There are a lot of themes in anime that fans of the medium have just gotten used to. Some of these themes are pretty questionable when it comes to normal people’s values. From the occasionally hyper fanservice heavy show, to lolicon magical girl shows, even to incest. Even with the massive hit TV show of Game of Thrones featuring an incestuous type relationship, its presence in a narrative still makes people uneasy. Ever a portion of the anime fanbase dislikes the plot element so much that it can be a defining feature that makes them drop the show. I know people who love Monogatari but almost dropped it because of Nisemonogatari. With that said, why is incest such a popular reoccurring element in anime?

My first experience with incest in anime, as I hope it was with many, was an incredibly awkward one. I’m not sure which anime it was, but it was a strange thing for me to even think about let alone experience in a medium I was slowly becoming enveloped in. Now, I watch an anime, can pick up incest vibes like it was second nature, and just deal with it. I think its safe to say that a good portion of people who regularly watch anime have also grown to deal with incestuous tones like this as well.

While this is very much so something that a good portion of us get used to, if not a majority, it’s still not even a question that (at least in the Western audience) its a very bold thing to become dare I say mainstream. With all the slow set up for the topic out of the way, it’s honestly an interesting thing to think about. Incest, something naturally deemed gross and in many cultures illegal, being considered commonplace. On top of that, despite not being very knowledgable on things outside of my little bubble, I can’t think of any major forms of media that feature many touchy subjects like incest regularly. Except for one.

Western media has almost completely normalised the use of drugs in fiction. We’re not talking weak, almost socially acceptable drugs like marijuana either, drugs that are very generally agreed to be extremely bad for you and straight up dangerous have been under the spotlight on more than one occasion. I don’t think this is a bad thing, I’ve expressed my opinions on how I believe reality and fiction to be very separate in the past, but it’s interesting. It’s especially interesting considering under 10% of people in the United States alone use illegal drugs, a huge portion of which being just marijuana.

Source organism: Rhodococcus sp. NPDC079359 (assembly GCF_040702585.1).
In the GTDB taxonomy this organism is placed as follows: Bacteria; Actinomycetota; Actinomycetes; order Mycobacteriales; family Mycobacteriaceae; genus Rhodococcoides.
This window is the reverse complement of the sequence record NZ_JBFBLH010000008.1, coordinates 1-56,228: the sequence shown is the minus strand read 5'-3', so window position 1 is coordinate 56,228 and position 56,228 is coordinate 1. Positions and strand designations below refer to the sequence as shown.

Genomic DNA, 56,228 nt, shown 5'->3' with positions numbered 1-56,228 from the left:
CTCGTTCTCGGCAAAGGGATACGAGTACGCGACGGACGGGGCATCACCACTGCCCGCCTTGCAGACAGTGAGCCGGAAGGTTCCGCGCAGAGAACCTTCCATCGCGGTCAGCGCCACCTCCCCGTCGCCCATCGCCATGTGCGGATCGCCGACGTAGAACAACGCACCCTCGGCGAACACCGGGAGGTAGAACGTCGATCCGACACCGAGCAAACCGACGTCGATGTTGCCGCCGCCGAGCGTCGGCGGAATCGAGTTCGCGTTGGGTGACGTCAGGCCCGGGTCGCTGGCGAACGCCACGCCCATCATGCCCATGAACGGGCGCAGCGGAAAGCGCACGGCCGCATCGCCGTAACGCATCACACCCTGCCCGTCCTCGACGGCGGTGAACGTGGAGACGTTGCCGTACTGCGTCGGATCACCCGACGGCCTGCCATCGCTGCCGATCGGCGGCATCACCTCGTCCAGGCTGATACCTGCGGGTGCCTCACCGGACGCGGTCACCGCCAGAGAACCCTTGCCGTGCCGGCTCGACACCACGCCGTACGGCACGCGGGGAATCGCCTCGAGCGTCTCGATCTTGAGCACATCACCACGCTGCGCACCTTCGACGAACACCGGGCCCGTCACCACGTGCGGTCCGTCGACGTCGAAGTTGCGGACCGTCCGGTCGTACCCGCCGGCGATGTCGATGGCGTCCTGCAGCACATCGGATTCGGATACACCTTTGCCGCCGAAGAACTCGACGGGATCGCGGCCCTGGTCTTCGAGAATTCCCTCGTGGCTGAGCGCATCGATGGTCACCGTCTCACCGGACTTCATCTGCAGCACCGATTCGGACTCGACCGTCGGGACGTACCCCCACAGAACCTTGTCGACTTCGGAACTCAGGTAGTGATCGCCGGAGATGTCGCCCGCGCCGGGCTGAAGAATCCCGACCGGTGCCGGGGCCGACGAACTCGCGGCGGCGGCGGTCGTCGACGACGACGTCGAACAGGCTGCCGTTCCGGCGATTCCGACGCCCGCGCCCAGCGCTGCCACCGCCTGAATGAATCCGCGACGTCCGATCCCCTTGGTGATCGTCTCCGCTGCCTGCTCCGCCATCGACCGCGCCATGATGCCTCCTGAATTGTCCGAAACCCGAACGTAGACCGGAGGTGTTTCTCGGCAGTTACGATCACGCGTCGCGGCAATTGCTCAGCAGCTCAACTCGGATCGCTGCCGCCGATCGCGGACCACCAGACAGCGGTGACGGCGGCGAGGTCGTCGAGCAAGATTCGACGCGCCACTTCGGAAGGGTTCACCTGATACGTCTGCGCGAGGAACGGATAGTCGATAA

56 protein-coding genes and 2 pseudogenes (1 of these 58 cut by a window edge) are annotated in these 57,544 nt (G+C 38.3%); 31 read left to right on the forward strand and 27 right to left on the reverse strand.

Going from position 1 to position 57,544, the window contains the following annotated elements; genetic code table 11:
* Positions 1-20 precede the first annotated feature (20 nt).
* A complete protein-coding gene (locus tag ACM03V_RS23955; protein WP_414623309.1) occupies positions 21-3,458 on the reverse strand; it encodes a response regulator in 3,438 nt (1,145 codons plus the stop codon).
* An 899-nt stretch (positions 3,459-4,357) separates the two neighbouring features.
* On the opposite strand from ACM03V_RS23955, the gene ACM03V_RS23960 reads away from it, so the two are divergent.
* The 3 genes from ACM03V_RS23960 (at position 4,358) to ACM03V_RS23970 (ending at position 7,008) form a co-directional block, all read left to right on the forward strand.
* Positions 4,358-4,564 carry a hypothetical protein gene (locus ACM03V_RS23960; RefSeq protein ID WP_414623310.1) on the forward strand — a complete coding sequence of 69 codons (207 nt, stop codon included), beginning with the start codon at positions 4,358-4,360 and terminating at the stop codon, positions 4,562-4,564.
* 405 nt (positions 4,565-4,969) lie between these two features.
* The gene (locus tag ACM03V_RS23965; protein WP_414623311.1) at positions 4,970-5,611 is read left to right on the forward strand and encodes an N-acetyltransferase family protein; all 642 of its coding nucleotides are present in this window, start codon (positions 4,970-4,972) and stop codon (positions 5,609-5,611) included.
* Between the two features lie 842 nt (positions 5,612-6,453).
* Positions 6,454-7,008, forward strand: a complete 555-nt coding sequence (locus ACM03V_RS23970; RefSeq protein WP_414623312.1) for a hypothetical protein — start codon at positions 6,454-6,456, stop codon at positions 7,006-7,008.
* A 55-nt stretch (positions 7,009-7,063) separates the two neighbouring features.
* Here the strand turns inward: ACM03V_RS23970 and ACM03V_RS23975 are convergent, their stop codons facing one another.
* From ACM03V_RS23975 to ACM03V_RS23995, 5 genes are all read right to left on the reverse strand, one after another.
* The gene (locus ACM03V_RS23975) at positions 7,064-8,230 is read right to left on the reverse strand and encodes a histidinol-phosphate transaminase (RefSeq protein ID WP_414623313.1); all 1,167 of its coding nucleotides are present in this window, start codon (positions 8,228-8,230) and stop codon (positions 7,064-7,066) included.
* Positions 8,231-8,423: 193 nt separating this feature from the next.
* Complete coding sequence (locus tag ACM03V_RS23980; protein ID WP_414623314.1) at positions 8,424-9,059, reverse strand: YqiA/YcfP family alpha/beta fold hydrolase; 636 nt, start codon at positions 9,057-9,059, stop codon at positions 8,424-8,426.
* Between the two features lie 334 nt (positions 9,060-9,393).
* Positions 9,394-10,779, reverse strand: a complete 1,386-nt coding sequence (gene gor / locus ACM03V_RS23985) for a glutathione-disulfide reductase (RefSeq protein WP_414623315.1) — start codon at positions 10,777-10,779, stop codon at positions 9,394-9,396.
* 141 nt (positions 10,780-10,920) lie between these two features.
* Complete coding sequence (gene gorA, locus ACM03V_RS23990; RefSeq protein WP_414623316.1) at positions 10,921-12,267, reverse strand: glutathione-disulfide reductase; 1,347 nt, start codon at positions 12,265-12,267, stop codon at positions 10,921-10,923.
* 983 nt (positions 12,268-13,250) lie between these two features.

So then what made hardcore illegal drugs become so accepted in movies and television. What made everything from Breaking Bad to Family Guy and every Seth Rogen film ever have drugs in it without almost any of its audience question it. I can’t say for sure, as I don’t watch movies or huge television shows very often, but I have a tiny theory. What if the use of drugs as an element of the narrative, whether it be primary or secondary, made a clear distinction between fiction and reality while also playing as a foreign enough object to most people, that it can either fantasize the situation or over hyperbolise the situation and act as an enforcer to suspension of disbelief?

That was a pretty complicated question so allow me to rephrase it. What if the commonality of Western media using drugs acts as a way to put emphasis on the fact that the production is just fiction, to make drugs seem way more fantastic than they actually are, or to act as something to allow the audience to believe everything happening on the screen in the moment. It seems like a perfectly legitimate thing to assume if you ask me, and I feel like we can tie this back to the original topic of incest in anime. Primarily focusing on those last two ideas.

incest_cr
Taken from Crunchyroll.com

Going back to how this relates to anime, what if the regular use of incest in anime acts as a way to make romantic relationships with siblings seem more fantastic than they actually are and are also used as a way to soften the blatant need of suspension of disbelief to comprehend the story? No, really, let’s think about this for a moment.

One of the most common things I hear that gets people into anime is that it serves as a fantasy. That watching these shows serves as epic tale after epic tale, fantasy after fantasy, things we never knew we wanted to live through, with an almost endless library of adventures to choose from. It’s a pretty understandable reason, at least to me for reasons I won’t be getting into this week, so I think it’s reasonable to assume that Japanese media that appeals to the crowd of people who enjoy anime have started to bank on common or unusual fantasies.